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This is part 2 of our tutorial Deploying Websites with Continua CI. This tutorial steps you through the best practice for deploying your web application. It is highly recommended that you complete Part 1: Create a Web Application before continuing on with this tutorial.

Transform Your Web.Config

As you deploy your website to various production servers, inevitably you will be required to have different versions of your web.config that contain different credentials, connection strings, etc. In the old days of web deployment, you would be required to either:

  • Store a different version of your web.config on each of your production servers and ensure that this web.config was never overwritten, deleted, etc. 
  • Copy over the web.config during the deploy and manually change individual properties.

Both of these methods are extremely error prone and a simple typo can bring down your entire website. There is a better solution which uses Web.Config transforms.

Web.Config transforms modify your web.config file depending on which Solution Configuration is selected when your website is built. This means that when you build your website in debug mode, the website will contain your debug web.config and building your website with a production Solution Configuration will create your website with your production web.config.

In this tutorial we will create a new Solution Configuration called production which we will then use from Continua when we are deploying our website.


Creating a Production Solution Configuration

In your ContinuaDeployTutorial website, open up the configuration manager and select <New...> from the Active solution configuration dropdown (as shown in the images below).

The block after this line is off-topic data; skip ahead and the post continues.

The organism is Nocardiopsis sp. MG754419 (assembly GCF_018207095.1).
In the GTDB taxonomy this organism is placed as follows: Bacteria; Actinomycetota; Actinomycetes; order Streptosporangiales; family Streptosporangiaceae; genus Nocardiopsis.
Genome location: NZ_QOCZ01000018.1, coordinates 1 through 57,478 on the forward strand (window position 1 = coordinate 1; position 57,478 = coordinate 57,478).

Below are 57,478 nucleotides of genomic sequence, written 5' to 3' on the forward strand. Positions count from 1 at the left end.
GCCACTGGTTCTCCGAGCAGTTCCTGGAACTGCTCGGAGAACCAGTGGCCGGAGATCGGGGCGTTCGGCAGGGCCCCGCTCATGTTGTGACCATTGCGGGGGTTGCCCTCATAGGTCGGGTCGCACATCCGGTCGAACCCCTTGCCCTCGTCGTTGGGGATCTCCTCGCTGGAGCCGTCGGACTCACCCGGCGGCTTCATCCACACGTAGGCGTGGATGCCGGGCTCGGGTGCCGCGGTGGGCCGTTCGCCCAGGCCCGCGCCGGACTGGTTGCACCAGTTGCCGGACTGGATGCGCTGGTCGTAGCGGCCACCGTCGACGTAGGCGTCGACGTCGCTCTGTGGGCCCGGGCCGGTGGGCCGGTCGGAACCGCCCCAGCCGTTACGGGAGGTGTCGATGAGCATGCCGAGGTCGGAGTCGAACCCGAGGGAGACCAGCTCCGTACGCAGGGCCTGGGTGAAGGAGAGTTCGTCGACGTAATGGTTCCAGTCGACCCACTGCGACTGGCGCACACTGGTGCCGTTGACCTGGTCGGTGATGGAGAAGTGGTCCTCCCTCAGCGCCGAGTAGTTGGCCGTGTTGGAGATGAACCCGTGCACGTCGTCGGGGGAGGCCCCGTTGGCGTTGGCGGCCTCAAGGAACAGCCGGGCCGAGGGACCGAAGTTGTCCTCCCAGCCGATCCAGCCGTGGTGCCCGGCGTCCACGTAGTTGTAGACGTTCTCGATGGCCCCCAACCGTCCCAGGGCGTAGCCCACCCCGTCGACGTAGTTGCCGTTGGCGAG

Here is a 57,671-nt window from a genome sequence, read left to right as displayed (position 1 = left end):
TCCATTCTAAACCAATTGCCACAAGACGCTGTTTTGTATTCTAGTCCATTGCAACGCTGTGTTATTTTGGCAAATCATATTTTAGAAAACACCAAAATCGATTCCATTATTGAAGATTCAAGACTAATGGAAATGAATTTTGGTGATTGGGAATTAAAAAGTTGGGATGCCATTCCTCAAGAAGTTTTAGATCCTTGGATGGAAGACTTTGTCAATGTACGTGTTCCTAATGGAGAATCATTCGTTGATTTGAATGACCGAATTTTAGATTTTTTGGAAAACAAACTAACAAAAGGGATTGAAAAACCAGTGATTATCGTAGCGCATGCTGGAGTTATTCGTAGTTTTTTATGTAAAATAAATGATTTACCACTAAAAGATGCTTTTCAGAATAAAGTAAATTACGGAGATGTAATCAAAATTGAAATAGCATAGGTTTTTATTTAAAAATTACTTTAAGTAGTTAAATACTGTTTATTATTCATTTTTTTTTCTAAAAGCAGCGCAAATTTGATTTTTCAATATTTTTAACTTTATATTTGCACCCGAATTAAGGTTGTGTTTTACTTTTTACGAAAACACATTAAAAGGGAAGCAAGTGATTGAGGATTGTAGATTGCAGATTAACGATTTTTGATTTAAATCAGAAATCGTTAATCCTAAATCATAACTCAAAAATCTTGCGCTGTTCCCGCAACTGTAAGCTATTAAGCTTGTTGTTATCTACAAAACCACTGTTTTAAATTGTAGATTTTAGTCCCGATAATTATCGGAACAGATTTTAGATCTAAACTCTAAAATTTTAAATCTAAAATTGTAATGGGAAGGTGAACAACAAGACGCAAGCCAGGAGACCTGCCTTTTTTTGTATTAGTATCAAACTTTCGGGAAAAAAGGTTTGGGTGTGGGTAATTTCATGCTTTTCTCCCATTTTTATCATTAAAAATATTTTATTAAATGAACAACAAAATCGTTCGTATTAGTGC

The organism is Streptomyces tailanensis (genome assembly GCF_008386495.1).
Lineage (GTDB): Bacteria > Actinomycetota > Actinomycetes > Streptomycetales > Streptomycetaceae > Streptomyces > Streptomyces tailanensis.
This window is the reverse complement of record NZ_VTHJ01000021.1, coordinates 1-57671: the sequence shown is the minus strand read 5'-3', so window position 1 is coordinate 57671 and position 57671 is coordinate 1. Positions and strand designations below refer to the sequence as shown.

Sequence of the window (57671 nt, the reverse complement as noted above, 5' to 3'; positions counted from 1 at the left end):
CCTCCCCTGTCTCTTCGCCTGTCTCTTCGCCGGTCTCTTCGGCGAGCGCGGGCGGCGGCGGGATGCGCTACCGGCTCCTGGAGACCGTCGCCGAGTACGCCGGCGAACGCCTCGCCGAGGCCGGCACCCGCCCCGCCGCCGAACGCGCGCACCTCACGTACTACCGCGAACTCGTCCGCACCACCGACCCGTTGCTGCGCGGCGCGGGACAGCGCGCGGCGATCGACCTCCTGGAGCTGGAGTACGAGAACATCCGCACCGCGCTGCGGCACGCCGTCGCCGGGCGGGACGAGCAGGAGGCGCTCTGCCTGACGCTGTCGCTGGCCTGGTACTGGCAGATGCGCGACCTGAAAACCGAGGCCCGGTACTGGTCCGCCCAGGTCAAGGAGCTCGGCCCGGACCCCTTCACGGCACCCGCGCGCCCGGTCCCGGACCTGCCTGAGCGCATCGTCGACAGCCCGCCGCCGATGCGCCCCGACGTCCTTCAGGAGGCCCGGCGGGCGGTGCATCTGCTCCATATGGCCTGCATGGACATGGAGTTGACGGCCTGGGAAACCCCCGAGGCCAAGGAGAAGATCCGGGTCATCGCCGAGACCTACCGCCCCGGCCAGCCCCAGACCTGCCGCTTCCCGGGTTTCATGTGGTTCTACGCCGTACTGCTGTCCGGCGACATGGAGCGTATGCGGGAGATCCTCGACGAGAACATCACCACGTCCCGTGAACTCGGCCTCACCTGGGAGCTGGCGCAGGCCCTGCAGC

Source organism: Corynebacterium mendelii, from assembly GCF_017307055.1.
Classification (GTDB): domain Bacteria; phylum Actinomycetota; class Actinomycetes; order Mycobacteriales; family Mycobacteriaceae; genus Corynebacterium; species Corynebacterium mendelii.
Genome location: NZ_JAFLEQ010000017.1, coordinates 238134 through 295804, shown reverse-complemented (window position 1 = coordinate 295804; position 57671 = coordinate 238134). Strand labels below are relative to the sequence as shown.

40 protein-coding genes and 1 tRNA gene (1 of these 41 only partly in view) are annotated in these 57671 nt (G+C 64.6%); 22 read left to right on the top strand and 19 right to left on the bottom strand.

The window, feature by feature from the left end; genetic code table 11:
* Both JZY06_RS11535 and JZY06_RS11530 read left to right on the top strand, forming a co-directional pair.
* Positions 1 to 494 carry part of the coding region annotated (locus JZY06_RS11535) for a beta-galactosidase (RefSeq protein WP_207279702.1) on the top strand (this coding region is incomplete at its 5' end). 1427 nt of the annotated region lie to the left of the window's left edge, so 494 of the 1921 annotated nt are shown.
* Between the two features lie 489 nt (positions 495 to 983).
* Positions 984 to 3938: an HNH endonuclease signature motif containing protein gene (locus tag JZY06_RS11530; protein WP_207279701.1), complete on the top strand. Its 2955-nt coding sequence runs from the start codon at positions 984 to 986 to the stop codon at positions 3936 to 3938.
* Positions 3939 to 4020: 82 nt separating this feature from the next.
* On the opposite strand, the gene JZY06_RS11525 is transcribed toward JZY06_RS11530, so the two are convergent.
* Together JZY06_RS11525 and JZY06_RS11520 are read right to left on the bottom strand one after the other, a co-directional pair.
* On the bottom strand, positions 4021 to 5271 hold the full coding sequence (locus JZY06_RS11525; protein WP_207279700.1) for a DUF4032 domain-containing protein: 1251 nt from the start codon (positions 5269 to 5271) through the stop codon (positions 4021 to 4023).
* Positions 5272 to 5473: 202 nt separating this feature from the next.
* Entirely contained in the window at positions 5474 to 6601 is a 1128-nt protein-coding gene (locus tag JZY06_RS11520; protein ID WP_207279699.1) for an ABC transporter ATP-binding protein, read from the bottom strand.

Clicking <New...> will open up the New Solution Configuration dialog. This dialog allows us to create a new Solution Configuration which we can use when deploying to our production server. Lets call our new Solution Configuration Production and lets copy the settings from our existing Debug Solution Configuration and make sure that Create new project configurations is checked. (as shown below). 

Once our Production Solution Configuration has been saved, you should now see it appear in the Solution Configuration dropdown.

Creating a Production Web.Config Transform

Now that we have created our Production Solution Configuration, we will need create a Web.Config Transform for our Production Solution Configuration. In your ContinuaDeployTutorial, expand your Web.Config file and you should see a Web.Debug.config and a Web.Release.config file.

These config files are linked to your Solution Configurations and the config file that is used to build your web app changes depending on which Solution Configuration is selected. So if you compile your project using the Debug Solution Configuration then the Web.Debug.config file is used.

Now that we have a production Solution Configuration, we need to add a Web.Production.config file to our web app. Right click Web.config and select Add Config Transforms

This will add a new production config transform called Web.Production.config (as shown below). This command actually creates a new config transform for each Solution Configuration that exists within your project.